Hike in home inspection fees meant to tackle dilapidated homes

By

October 26th, 2011

Omaha, NE- The City of Omaha wants to increase home inspection fees to help tackle the cost of investigating problem homes. The Omaha City Council approved the increase yesterday, after citizens lined up on both sides to sway the vote. Also, changes to a current gun registration ordinance have been put on ice.

Listen Now
[audio:https://kvnonews.com/wp-content/uploads/2011/10/10_25-City-Beat-Update.mp3]

Yesterday’s Omaha City Council meeting opened up with Public Works Director Rick Cunningham up at the podium, and explained to the council why they should support the increase of three fees implemented by his department. The fees dealt with inspection, technology training and zoning applications.

Rick Cunningham

Planning Director Rick Cunningham explains the three fee increases to the council. (Photo by Lindsey Peterson)

Cunningham said increasing the fees will help shore up costs to the department. The one-time inspection fee, the subject of most debate, is currently set at $41 and is only charged by the city when a violation is found. Proponents find the fee inadequate, and said it leaves violators unmotivated to pay it.

Susan Kuhlmann is with Omaha Together One Community, or OTOC, a multi-faith and multi-ethnic community organization. She took aim at violators’ non-compliance. “Instead of heeding the notice, they cavalierly ignore it, toss it in the trash like a piece of useless junk mail, and fail to make the repairs,” she said.

“And despite any re-inspections, the city charges no additional fee. So where is the incentive to fix the property?”

Cunningham said an increase in the fee would allow the city to place non-payment on a violator’s credit score.

Mohammed Assan, President of the Somali Butan Association, said lack of protection from slumlords and their unsafe properties have punished immigrants in his south Omaha community. He said the immigrants “were willing to accept the bad smells, the mice and the cockroaches, the bad carpet, the leaking water and the bad paint.” Assam said it took organizations like his to get tenants to let in inspectors.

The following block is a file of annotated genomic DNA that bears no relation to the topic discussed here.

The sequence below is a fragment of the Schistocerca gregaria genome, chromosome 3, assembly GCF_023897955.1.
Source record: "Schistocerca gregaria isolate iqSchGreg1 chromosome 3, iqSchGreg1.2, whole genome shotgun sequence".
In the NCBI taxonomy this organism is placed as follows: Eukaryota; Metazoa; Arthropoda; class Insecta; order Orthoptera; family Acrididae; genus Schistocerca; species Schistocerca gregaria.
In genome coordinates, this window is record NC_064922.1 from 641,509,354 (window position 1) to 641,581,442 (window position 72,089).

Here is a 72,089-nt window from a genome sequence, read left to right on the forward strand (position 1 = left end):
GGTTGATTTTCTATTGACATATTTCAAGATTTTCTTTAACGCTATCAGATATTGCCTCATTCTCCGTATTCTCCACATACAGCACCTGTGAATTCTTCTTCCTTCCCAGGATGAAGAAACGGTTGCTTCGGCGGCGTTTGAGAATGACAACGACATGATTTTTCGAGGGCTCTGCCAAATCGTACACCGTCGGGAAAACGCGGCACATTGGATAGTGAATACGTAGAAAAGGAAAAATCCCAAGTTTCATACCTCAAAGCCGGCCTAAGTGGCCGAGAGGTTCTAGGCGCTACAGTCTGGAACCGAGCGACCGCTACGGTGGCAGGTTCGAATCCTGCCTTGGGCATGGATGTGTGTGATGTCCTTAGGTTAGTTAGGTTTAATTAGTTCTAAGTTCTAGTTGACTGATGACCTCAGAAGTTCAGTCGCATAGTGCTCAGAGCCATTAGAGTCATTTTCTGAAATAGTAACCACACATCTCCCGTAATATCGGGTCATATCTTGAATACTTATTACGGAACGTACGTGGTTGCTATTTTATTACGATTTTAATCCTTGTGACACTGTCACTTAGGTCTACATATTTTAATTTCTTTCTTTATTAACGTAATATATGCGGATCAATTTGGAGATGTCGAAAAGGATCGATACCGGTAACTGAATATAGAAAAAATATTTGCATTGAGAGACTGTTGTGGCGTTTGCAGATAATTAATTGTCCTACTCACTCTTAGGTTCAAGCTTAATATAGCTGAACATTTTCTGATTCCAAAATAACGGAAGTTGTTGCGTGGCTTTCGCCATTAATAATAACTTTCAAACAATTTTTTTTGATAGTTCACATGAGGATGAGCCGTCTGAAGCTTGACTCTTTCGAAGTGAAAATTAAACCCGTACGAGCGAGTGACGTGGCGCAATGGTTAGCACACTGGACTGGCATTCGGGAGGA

Abandoned house

The City of Omaha hopes to tackle the growing problem of dilapitaded properties. (Photo credit to CityofOmaha.org)

“The city found several violations,” said Assan.

But John Chatelain, President of the Metropolitan Omaha Property Owners Association, said the city’s handling of dilapidated properties is shutting out the private sector. He said the city already inundates potential property owners with taxes and fees that dissuade them from purchasing and renovating properties.

“This activity I’m talking about is being regulated out of existence. Rather than sending the cost of doing business into the nosebleed section, you should be just glad somebody is willing to buy those properties, renovate them, keep them on the tax rolls and provide some housing,” he said.

After an hour and a half of debate, the City Council unanimously approved all three fee increases–the inspector fees rising gradually over two years from $41 to $125.

The council also voted 5-2 to postpone final approval of proposed changes to Omaha’s gun registration ordinance. The council will allow four more weeks to arrange a meeting with members of the Nebraska Firearm Owners Association to discuss concerns of the measure.

Assistant City Attorney, Michelle Peters, said she feels the gun owner’s organization prefers to make all gun registrations voluntary, which the city is unwilling to negotiate.

NFOA President, Andy Allen, said they will stick to the issue of aligning city regulations with state and federal laws per Councilman Garry Gernandt’s request.

Comments are closed.

©2020 KVNO News